If you've ever watched helplessly as your computer, which was functioning quite happily five minutes ago, deletes all your e-mails, photos and documents seemingly for no other reason than its deathly, machine-like whim, you'll know a feeling akin to being brought face-to-face, quietly, with the reality of your own mortality. There is a reason for this, and it's the dirty little secret of the professional class.
We are all technophobes. In most offices, you'll find the technology department hunkered down in a dingy basement, right next to the stationery store, where nobody has to think about it until they need it. And, like the paper and filing cabinets that corporate intranets were supposed to replace, we expect the technology we work with day to day to behave like a blank sheet on to which we can inscribe our will. We don't stop to consider the significant differences between a typing carbon and cut-and-paste.
Little wonder that when the machines whose intelligence we so insult bite back, we squeal and call the helpdesk. Many a mild-mannered information worker has winced and looked away as her technology support, in a rare outing from the basement, calls up a strange world of black screens and square, green type, probing the machine for the whereabouts of lost files, revealing command histories that detail abuse and neglect.
Unknown to anyone, these basement-dwellers have another, secret life. They may spend their days rebooting servers and installing endless Microsoft Service Pack updates, but by night they maintain rock-climbing websites, build other worlds inside multi-player online games, watch future episodes of the sitcom you're still waiting to appear on Channel 4, or even code the free, open-source software that they dream will one day replace the tired and expensive programs they spend their working lives maintaining. This is the activity that built the internet. It is amateur, and on the surface often ugly, but it is revolutionary.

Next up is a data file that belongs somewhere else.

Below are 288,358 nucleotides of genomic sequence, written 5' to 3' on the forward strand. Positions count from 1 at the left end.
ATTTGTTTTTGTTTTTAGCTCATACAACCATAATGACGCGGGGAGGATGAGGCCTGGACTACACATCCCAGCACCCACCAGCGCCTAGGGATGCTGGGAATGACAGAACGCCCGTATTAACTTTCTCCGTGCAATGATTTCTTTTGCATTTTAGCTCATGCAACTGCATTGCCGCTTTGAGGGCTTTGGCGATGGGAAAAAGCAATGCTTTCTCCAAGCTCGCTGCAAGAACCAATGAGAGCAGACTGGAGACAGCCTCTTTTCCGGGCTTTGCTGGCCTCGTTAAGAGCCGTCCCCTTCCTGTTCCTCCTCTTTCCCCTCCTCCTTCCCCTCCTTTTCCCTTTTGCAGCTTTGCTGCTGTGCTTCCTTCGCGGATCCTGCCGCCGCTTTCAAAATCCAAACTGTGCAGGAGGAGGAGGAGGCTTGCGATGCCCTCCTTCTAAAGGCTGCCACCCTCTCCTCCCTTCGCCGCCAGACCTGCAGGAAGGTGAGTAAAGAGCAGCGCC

The best pages of the web aren't the corporate sites. They're not even the incredible news portals provided by the BBC. In an age that hurtles towards the bleak homogeneity of the brand in every sphere from pop music to politics, the really subversive stuff is the "just for fun" content produced by individuals whose only constraint is the speed of their broadband. The internet, the so-called network of ends, allows each node (you, me, McDonald's, the state of Qatar) an equal voice in the globalised world, and permits new communities to organise, to imagine and to innovate.
This is the network revolution, and wilful tech-illiteracy is its biggest barrier. To grasp its full possibilities, we must first stop treating our laptops like badly behaved electric typewriters. So come on: breathe deeply, count to ten . . . and reboot.